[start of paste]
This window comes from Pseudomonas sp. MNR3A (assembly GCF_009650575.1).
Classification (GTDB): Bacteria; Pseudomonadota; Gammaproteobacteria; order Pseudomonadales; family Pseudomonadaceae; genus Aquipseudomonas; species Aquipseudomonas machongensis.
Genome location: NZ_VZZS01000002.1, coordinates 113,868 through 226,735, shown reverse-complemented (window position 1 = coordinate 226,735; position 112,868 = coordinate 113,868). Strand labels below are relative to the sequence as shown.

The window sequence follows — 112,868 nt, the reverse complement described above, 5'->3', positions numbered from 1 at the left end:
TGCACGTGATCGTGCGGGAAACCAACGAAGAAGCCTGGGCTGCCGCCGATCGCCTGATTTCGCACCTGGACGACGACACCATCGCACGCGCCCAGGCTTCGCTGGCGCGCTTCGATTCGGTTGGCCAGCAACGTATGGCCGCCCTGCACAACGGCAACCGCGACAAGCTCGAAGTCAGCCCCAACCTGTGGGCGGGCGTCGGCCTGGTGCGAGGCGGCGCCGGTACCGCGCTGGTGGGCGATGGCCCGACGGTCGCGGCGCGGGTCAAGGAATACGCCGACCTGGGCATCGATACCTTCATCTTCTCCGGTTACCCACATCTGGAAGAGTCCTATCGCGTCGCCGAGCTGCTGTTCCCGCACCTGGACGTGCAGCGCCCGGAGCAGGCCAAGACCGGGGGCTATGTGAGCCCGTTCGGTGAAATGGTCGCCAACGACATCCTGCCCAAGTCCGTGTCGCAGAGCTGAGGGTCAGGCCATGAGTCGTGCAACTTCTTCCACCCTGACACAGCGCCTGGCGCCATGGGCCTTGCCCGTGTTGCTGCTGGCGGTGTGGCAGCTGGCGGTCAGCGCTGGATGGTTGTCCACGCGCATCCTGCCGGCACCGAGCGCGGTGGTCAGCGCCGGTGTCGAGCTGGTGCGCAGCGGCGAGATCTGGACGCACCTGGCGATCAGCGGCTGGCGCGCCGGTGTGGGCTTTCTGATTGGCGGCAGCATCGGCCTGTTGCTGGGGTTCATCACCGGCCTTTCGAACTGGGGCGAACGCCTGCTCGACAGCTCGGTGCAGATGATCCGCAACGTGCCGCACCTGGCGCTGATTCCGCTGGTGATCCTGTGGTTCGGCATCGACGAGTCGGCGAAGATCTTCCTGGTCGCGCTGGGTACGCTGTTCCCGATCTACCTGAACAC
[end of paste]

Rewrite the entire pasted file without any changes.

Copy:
This window comes from Pseudomonas sp. MNR3A (assembly GCF_009650575.1).
Classification (GTDB): Bacteria; Pseudomonadota; Gammaproteobacteria; order Pseudomonadales; family Pseudomonadaceae; genus Aquipseudomonas; species Aquipseudomonas machongensis.
Genome location: NZ_VZZS01000002.1, coordinates 113,868 through 226,735, shown reverse-complemented (window position 1 = coordinate 226,735; position 112,868 = coordinate 113,868). Strand labels below are relative to the sequence as shown.

The window sequence follows — 112,868 nt, the reverse complement described above, 5'->3', positions numbered from 1 at the left end:
TGCACGTGATCGTGCGGGAAACCAACGAAGAAGCCTGGGCTGCCGCCGATCGCCTGATTTCGCACCTGGACGACGACACCATCGCACGCGCCCAGGCTTCGCTGGCGCGCTTCGATTCGGTTGGCCAGCAACGTATGGCCGCCCTGCACAACGGCAACCGCGACAAGCTCGAAGTCAGCCCCAACCTGTGGGCGGGCGTCGGCCTGGTGCGAGGCGGCGCCGGTACCGCGCTGGTGGGCGATGGCCCGACGGTCGCGGCGCGGGTCAAGGAATACGCCGACCTGGGCATCGATACCTTCATCTTCTCCGGTTACCCACATCTGGAAGAGTCCTATCGCGTCGCCGAGCTGCTGTTCCCGCACCTGGACGTGCAGCGCCCGGAGCAGGCCAAGACCGGGGGCTATGTGAGCCCGTTCGGTGAAATGGTCGCCAACGACATCCTGCCCAAGTCCGTGTCGCAGAGCTGAGGGTCAGGCCATGAGTCGTGCAACTTCTTCCACCCTGACACAGCGCCTGGCGCCATGGGCCTTGCCCGTGTTGCTGCTGGCGGTGTGGCAGCTGGCGGTCAGCGCTGGATGGTTGTCCACGCGCATCCTGCCGGCACCGAGCGCGGTGGTCAGCGCCGGTGTCGAGCTGGTGCGCAGCGGCGAGATCTGGACGCACCTGGCGATCAGCGGCTGGCGCGCCGGTGTGGGCTTTCTGATTGGCGGCAGCATCGGCCTGTTGCTGGGGTTCATCACCGGCCTTTCGAACTGGGGCGAACGCCTGCTCGACAGCTCGGTGCAGATGATCCGCAACGTGCCGCACCTGGCGCTGATTCCGCTGGTGATCCTGTGGTTCGGCATCGACGAGTCGGCGAAGATCTTCCTGGTCGCGCTGGGTACGCTGTTCCCGATCTACCTGAACAC